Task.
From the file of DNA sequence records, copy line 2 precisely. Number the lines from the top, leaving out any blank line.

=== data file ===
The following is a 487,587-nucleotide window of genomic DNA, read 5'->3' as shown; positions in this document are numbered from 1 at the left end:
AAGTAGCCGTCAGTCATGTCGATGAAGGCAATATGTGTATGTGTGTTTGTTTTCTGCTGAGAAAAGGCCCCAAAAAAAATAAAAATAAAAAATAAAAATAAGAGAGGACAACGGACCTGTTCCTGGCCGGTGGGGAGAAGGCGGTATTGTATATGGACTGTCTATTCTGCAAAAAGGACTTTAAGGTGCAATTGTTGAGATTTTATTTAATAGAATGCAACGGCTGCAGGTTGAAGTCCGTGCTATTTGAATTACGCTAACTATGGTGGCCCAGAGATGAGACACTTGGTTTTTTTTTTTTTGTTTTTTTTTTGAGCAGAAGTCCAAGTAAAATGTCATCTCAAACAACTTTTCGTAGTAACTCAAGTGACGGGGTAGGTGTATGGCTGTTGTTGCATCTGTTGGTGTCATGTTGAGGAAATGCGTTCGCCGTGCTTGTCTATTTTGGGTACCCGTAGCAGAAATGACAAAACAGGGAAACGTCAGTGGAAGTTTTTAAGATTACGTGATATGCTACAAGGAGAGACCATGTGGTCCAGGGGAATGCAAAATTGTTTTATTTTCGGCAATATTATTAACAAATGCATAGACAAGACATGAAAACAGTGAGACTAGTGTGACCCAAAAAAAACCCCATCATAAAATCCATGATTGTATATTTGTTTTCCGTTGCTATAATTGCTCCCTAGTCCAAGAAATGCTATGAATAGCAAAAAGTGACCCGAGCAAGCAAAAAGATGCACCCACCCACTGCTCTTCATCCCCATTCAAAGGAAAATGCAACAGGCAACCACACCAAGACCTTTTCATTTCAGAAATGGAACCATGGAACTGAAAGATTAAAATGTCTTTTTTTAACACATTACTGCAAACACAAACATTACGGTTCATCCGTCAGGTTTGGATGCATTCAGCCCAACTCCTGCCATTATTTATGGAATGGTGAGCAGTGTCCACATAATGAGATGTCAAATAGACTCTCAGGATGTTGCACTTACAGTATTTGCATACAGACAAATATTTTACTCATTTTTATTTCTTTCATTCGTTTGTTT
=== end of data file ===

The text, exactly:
AAGTAGCCGTCAGTCATGTCGATGAAGGCAATATGTGTATGTGTGTTTGTTTTCTGCTGAGAAAAGGCCCCAAAAAAAATAAAAATAAAAAATAAAAATAAGAGAGGACAACGGACCTGTTCCTGGCCGGTGGGGAGAAGGCGGTATTGTATATGGACTGTCTATTCTGCAAAAAGGACTTTAAGGTGCAATTGTTGAGATTTTATTTAATAGAATGCAACGGCTGCAGGTTGAAGTCCGTGCTATTTGAATTACGCTAACTATGGTGGCCCAGAGATGAGACACTTGGTTTTTTTTTTTTTGTTTTTTTTTTGAGCAGAAGTCCAAGTAAAATGTCATCTCAAACAACTTTTCGTAGTAACTCAAGTGACGGGGTAGGTGTATGGCTGTTGTTGCATCTGTTGGTGTCATGTTGAGGAAATGCGTTCGCCGTGCTTGTCTATTTTGGGTACCCGTAGCAGAAATGACAAAACAGGGAAACGTCAGTGGAAGTTTTTAAGATTACGTGATATGCTACAAGGAGAGACCATGTGGTCCAGGGGAATGCAAAATTGTTTTATTTTCGGCAATATTATTAACAAATGCATAGACAAGACATGAAAACAGTGAGACTAGTGTGACCCAAAAAAAACCCCATCATAAAATCCATGATTGTATATTTGTTTTCCGTTGCTATAATTGCTCCCTAGTCCAAGAAATGCTATGAATAGCAAAAAGTGACCCGAGCAAGCAAAAAGATGCACCCACCCACTGCTCTTCATCCCCATTCAAAGGAAAATGCAACAGGCAACCACACCAAGACCTTTTCATTTCAGAAATGGAACCATGGAACTGAAAGATTAAAATGTCTTTTTTTAACACATTACTGCAAACACAAACATTACGGTTCATCCGTCAGGTTTGGATGCATTCAGCCCAACTCCTGCCATTATTTATGGAATGGTGAGCAGTGTCCACATAATGAGATGTCAAATAGACTCTCAGGATGTTGCACTTACAGTATTTGCATACAGACAAATATTTTACTCATTTTTATTTCTTTCATTCGTTTGTTT